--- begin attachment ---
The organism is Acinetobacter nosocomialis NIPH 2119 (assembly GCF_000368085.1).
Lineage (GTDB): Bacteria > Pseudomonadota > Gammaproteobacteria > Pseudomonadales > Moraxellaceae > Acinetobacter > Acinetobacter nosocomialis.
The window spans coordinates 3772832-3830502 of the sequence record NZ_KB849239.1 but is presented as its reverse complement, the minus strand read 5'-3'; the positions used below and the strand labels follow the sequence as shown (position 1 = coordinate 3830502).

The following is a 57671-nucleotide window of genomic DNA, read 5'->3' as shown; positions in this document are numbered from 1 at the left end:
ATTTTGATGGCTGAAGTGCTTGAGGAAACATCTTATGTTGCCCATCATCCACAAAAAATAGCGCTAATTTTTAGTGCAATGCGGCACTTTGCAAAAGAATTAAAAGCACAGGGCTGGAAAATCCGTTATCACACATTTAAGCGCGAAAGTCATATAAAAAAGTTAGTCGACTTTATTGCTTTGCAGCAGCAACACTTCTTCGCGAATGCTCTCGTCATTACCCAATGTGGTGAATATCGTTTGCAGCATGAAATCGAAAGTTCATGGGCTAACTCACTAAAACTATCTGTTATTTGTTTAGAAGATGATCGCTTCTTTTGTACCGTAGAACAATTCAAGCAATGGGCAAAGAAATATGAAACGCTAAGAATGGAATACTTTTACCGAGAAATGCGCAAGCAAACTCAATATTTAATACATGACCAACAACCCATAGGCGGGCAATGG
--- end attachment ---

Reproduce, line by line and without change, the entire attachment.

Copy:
The organism is Acinetobacter nosocomialis NIPH 2119 (assembly GCF_000368085.1).
Lineage (GTDB): Bacteria > Pseudomonadota > Gammaproteobacteria > Pseudomonadales > Moraxellaceae > Acinetobacter > Acinetobacter nosocomialis.
The window spans coordinates 3772832-3830502 of the sequence record NZ_KB849239.1 but is presented as its reverse complement, the minus strand read 5'-3'; the positions used below and the strand labels follow the sequence as shown (position 1 = coordinate 3830502).

The following is a 57671-nucleotide window of genomic DNA, read 5'->3' as shown; positions in this document are numbered from 1 at the left end:
ATTTTGATGGCTGAAGTGCTTGAGGAAACATCTTATGTTGCCCATCATCCACAAAAAATAGCGCTAATTTTTAGTGCAATGCGGCACTTTGCAAAAGAATTAAAAGCACAGGGCTGGAAAATCCGTTATCACACATTTAAGCGCGAAAGTCATATAAAAAAGTTAGTCGACTTTATTGCTTTGCAGCAGCAACACTTCTTCGCGAATGCTCTCGTCATTACCCAATGTGGTGAATATCGTTTGCAGCATGAAATCGAAAGTTCATGGGCTAACTCACTAAAACTATCTGTTATTTGTTTAGAAGATGATCGCTTCTTTTGTACCGTAGAACAATTCAAGCAATGGGCAAAGAAATATGAAACGCTAAGAATGGAATACTTTTACCGAGAAATGCGCAAGCAAACTCAATATTTAATACATGACCAACAACCCATAGGCGGGCAATGG